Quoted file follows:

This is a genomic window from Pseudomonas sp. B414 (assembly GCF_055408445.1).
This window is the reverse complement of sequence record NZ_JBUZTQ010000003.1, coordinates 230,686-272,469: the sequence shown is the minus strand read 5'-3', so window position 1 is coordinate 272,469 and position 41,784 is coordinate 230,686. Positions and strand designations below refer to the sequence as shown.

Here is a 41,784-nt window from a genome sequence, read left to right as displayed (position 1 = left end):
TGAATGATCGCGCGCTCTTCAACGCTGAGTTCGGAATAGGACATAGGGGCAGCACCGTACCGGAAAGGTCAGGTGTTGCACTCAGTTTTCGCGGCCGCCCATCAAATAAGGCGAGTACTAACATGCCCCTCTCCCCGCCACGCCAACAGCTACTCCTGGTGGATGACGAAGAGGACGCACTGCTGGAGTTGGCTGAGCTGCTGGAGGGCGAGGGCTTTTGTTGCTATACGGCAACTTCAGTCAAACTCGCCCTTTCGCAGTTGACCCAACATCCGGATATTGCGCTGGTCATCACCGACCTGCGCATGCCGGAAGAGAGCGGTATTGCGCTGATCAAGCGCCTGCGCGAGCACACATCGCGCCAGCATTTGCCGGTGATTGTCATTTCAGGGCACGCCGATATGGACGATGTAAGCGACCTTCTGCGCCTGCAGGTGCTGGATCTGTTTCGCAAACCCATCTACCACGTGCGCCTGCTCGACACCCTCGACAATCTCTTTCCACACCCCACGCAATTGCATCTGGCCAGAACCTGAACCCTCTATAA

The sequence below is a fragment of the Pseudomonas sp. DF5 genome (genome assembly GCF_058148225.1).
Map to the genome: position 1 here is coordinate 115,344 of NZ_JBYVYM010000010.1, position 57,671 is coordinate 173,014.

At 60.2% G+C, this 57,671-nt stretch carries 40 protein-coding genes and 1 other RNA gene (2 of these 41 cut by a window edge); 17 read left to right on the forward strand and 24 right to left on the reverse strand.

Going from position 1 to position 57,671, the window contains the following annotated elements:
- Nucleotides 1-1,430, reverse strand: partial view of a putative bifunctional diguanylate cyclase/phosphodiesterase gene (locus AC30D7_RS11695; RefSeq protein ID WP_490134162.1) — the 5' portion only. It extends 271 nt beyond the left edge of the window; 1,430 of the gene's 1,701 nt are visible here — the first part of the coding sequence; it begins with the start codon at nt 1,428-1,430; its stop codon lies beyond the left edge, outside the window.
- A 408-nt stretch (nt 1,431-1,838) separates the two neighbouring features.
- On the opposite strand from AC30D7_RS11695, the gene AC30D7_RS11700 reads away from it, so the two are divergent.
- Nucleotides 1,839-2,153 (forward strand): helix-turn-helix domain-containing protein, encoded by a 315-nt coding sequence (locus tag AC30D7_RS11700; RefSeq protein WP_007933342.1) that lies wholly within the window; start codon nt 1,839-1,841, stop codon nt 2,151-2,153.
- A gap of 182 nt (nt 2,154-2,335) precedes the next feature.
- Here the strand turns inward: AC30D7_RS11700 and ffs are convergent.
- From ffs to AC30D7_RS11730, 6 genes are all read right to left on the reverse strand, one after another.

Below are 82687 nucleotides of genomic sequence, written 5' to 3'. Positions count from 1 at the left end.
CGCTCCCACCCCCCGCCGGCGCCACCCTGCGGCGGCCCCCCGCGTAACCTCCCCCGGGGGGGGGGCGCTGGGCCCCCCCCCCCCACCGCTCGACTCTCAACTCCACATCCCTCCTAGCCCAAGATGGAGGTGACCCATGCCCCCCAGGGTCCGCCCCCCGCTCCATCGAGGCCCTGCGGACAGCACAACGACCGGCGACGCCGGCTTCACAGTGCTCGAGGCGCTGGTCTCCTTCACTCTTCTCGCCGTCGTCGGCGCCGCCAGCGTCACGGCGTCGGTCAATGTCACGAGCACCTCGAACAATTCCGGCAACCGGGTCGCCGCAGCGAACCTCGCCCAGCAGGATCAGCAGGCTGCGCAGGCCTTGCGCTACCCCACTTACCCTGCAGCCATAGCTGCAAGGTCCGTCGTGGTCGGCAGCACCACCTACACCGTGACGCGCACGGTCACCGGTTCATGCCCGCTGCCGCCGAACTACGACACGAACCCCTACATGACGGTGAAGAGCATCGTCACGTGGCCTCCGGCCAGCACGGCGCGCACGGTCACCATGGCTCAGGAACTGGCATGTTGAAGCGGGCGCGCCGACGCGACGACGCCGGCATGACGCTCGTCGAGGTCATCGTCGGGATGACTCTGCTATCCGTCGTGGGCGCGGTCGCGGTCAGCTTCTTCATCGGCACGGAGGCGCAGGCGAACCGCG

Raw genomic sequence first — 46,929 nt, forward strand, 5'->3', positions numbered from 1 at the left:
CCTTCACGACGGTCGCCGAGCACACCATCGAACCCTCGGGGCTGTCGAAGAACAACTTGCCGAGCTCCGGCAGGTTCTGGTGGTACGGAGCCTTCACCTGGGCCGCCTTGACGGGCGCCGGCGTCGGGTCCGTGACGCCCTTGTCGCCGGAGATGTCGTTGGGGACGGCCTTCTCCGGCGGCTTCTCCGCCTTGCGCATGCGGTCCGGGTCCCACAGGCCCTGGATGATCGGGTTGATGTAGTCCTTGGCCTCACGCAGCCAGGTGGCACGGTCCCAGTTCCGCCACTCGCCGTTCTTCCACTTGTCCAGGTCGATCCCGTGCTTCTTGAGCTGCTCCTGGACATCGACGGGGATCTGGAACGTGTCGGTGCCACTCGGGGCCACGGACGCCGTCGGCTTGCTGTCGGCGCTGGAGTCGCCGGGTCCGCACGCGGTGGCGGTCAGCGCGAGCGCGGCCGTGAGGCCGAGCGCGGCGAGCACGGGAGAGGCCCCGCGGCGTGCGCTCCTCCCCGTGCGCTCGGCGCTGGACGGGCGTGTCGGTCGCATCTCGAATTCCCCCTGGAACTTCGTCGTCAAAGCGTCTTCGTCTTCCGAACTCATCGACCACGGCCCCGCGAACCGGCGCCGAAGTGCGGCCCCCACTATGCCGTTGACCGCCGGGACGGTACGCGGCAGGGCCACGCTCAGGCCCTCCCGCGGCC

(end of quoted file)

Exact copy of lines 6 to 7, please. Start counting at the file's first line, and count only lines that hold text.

Map to the genome: position 1 here is coordinate 115,344 of NZ_JBYVYM010000010.1, position 57,671 is coordinate 173,014.

At 60.2% G+C, this 57,671-nt stretch carries 40 protein-coding genes and 1 other RNA gene (2 of these 41 cut by a window edge); 17 read left to right on the forward strand and 24 right to left on the reverse strand.